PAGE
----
I have used the class line up to do this quite successfully in the past: when you invite the class into the room but instruct one student to remain outside to speak to them, students begin to sense you are in control. The fact that the other student gets sent packing really helps some students to modify their own behaviours.
For more on being organised and prepared as a teacher, you may want to read this previous post: 10 Top Tips for Becoming an Organised Teacher (in 3 parts)
Explicitly share your expectations
You really need to have a classroom expectations talk with your class. This is best done at the begin of a term or semester and then supplemented with reminders as you go along.
For the beginning teacher, this is something that is often overlooked. I think it’s partially due to a lack of confidence and lack of experience. But it has to happen.
The best way to broach the subject with a class, is to do so before a lesson starts, like this for example: “Students, before the lesson commences, I will spend the next few minutes clearly outlining to you what the learning and behavioural expectations are in my classes. Everyone needs to listen and give their complete attention as it affects all of you personally.”
Ensure that your expectations comply with the school behaviour management policy. Tell students that they will be reminded regularly about these expectations. Post visual reminders of rules and expectations on your classroom walls if possible.
Read the school behaviour management plan
And so few do. But it is your key to understanding how to effectively manage a classroom with non-compliant students. When you know the rules of the game, you are effectively ten steps in front of those who don’t. So make that an immediate goal for yourself.
You might find the school behaviour management plan on the network drive of your school’s computer system, or it might be in the Office. Wherever it is, locate it and read it.
Follow through with consequences
Don’t make idle threats. If you tell a student that they are doing a detention, make them do it. If you show inconsistency in this area your classes will always be a mess. You can see why it is in this area, where teachers are most likely to destroy any hopes of taking control if they do not follow through on consequences.
Knowing the school behaviour management plan will give you tremendous insight into what consequences students may face for various transgressions. So don’t bluff. They will find you out.
In class when a student violates a classroom expectation, remind them of those expectations. If continued non-compliance occurs, follow up with warnings, then consequences. The range of possibilities you have to correct a poor behaviour are limitless: start with the ones that allow the student to comply easily: that might be a simple redirection. See my post on Using your Voice as an effective Behaviour Management tool for more help on this.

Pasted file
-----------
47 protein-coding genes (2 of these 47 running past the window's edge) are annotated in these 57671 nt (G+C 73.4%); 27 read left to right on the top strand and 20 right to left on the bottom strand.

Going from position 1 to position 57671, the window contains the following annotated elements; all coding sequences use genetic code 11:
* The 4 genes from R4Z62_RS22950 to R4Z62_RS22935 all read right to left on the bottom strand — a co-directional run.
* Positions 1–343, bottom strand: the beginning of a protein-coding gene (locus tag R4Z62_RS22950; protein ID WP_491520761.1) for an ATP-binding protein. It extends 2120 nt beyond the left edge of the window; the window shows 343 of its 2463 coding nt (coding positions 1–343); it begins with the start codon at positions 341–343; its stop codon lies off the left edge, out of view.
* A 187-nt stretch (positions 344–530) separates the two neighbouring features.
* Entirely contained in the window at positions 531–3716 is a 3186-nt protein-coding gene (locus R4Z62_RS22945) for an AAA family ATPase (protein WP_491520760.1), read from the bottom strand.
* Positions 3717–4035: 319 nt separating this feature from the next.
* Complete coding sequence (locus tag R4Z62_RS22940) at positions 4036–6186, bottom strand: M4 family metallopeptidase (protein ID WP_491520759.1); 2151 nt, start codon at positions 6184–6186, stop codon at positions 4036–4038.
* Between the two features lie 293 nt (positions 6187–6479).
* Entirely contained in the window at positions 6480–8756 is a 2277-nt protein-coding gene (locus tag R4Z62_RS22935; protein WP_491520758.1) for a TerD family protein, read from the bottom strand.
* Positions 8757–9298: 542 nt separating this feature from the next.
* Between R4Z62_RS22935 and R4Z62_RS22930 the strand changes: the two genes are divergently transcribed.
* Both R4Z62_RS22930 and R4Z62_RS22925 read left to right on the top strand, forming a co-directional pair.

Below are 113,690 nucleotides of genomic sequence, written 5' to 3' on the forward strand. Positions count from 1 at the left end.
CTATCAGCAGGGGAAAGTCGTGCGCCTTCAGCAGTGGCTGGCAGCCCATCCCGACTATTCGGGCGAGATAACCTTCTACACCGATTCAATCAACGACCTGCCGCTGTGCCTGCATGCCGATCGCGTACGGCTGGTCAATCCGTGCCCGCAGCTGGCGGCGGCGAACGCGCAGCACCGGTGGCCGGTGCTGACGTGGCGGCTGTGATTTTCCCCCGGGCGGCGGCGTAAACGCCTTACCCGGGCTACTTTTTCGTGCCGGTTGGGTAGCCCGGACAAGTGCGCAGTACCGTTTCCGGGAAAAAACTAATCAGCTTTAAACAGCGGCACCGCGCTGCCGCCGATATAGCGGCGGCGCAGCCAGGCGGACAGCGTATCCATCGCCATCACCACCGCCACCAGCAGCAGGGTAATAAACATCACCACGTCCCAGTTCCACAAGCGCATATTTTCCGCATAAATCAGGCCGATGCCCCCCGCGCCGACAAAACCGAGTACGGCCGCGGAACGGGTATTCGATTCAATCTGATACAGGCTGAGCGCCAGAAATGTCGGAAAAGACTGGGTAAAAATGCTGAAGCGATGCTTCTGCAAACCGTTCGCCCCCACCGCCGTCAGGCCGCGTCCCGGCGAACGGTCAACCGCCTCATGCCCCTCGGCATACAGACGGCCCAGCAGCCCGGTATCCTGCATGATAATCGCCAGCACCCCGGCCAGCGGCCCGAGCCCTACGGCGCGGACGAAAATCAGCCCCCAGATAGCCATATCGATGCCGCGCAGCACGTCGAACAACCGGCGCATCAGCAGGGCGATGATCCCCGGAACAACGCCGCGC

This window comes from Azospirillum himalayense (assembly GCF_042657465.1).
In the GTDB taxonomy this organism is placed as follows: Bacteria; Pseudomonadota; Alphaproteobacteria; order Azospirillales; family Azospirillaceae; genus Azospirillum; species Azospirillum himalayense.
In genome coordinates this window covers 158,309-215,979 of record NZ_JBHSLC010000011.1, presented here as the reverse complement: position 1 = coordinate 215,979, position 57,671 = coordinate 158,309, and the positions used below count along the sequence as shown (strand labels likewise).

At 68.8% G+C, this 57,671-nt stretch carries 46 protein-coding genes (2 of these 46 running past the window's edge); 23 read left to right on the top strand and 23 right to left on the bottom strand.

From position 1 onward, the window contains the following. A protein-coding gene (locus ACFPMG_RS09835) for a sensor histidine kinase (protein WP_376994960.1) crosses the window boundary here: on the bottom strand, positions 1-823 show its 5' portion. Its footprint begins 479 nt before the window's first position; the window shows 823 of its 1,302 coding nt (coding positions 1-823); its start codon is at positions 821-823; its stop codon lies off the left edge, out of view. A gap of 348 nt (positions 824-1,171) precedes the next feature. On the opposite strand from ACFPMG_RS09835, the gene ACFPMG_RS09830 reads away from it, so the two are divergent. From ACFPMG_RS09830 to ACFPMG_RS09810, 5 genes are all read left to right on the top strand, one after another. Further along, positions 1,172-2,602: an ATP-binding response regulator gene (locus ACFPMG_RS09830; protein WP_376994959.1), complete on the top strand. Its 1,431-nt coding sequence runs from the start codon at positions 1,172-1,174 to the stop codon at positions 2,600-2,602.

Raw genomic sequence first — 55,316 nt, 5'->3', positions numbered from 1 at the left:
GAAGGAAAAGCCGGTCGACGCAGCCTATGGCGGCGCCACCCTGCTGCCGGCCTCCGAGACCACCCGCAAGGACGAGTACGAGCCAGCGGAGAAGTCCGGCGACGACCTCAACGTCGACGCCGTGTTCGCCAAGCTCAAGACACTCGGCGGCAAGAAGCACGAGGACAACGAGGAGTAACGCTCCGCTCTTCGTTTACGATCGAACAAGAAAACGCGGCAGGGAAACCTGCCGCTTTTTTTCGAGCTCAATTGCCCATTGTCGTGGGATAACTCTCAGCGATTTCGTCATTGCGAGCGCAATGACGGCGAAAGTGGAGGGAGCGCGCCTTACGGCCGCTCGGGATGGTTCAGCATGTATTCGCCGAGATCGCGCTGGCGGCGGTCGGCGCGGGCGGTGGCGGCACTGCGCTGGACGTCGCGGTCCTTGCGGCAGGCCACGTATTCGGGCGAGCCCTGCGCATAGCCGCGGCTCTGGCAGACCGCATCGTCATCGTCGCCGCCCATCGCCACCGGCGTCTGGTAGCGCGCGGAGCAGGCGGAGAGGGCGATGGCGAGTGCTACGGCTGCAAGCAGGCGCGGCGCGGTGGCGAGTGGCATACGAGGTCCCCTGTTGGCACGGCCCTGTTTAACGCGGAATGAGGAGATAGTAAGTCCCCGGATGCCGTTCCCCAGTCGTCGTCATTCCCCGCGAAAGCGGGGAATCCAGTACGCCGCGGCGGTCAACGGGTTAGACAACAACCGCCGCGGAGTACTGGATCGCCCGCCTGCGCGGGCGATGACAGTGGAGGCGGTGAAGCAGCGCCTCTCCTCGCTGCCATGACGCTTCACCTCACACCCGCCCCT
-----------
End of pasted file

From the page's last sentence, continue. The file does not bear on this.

But remember we want to eventually move our dysfunctional classroom to one that is a pleasant learning environment, so bring the students with you. The reality is most will come on-board. So don’t hit them with the very worst consequence straight up, that will breed resentment. Be fair and they will recognise that.
Don’t try to be their friend
O that sounds harsh! But it isn’t. You are there to be a teacher, not a mate. I have seen many casualties from teachers trying to be friends with students. That doesn’t mean you cannot be friendly, but their is a huge difference between the former and the latter. Being a friend leads you to being treated like an equal: you’re not.
You are the teacher, they are the students. You are someone they should respect, look up to as an authority figure in the school. So that means, not trusting them with any information that a student shouldn’t have. Never speak about other staff members or students with them. That also means not befriending them on social media. That means no inappropriate contact either in person or by phone etc. The list goes on.
As a rule, just remember to keep that professional distance: be friendly not a friend. If you have a student who seems like they need you as a friend, maintain a professional distance, get some advice from your colleagues and if possible refer the student to a Guidance counsellor or other appropriate person in the school. There are probably other issues at play here.
Lean on School Resources
As mentioned above when discussing the school behaviour management plan, you have to use the resources available to you to get your class the way you want it to be. That means using colleagues to help you fix things. I have heard beginning teachers say that they didn’t want to ask for help because they would appear weak or underperforming.